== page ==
“Dutch Police spotted a 15th-century bible that had been stolen in Germany over 25 years ago. This rare edition was seized and returned to Germany,” Europol said about one of the “highlights”. Another remarkable seizure, Europol said, was “an ancient Mesopotamian crystal cylinder seal that had been shipped to Germany by post” that was sequestrated by German Customs.
The cross-border operation, named “Pandora III”, took place last year between October 22 and 30 and resulted in the arrest of 59 individuals and the confiscation of 18,000 goods in total, including furniture, coins and paintings among other items. “The majority of objects seized during the operation were from European countries; however, more than 30 objects originated in countries outside Europe, such as Colombia, Egypt, Iraq and Morocco,” the Europol statement read.
The items were sold online on websites, social media or via instant messaging applications. The operation consisted of “inspections in auction houses, art galleries, museums and private [locations]”, as well as in raids on “ports, airports and border crossing points” and inspections at archaeological sites. Pandora III was launched by law enforcement authorities from 29 countries coordinated by the Spanish Civil Guard and supported by Europol, Interpol and the World Customs Organization, WCO.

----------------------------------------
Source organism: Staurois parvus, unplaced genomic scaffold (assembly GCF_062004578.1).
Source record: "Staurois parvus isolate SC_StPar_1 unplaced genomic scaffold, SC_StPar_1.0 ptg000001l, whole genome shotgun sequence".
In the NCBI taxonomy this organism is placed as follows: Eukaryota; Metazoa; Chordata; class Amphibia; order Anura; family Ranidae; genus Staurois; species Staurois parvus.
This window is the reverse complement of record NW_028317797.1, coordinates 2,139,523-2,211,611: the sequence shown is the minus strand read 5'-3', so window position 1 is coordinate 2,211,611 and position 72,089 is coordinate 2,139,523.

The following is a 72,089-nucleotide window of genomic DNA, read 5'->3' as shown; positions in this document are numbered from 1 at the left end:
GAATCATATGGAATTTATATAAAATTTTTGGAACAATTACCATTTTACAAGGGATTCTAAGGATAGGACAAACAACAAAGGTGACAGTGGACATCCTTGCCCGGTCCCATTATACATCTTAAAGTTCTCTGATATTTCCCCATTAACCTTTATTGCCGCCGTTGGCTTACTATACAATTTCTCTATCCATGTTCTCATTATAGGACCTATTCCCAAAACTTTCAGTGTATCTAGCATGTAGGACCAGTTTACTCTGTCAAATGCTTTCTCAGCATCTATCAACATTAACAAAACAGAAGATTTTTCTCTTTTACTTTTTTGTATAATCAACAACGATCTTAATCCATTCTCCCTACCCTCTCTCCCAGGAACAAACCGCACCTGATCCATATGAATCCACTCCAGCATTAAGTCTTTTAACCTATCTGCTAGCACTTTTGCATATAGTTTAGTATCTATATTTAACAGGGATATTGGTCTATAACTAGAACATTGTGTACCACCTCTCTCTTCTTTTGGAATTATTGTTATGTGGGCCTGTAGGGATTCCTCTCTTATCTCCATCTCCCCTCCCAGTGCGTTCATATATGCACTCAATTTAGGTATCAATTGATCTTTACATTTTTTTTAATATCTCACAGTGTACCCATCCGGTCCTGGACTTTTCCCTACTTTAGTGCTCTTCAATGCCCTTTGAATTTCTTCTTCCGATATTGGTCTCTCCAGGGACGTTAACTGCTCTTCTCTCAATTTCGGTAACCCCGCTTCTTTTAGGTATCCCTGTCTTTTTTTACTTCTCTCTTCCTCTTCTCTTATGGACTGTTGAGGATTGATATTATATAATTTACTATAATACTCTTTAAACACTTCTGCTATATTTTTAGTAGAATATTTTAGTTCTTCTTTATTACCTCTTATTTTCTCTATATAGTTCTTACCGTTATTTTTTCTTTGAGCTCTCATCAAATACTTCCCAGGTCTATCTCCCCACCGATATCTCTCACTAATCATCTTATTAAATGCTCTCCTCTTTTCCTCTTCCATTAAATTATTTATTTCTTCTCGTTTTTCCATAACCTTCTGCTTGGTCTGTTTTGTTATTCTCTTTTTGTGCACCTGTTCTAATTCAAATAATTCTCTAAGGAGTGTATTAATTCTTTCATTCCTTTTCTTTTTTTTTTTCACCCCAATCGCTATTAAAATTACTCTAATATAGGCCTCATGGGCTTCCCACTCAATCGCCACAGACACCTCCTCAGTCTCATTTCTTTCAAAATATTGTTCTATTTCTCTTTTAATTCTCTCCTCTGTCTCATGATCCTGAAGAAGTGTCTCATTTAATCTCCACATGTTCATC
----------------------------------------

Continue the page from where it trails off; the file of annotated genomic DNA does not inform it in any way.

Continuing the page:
According to the Council of Europe, CoE, “poor administrative capacity at both central and local level, corruption and improper economic conditions to follow heritage policies on medium and long terms” put cultural heritage in danger in Romania. However, the CoE noted, the capacity of the country’s judiciary to fight traffic of cultural goods has improved.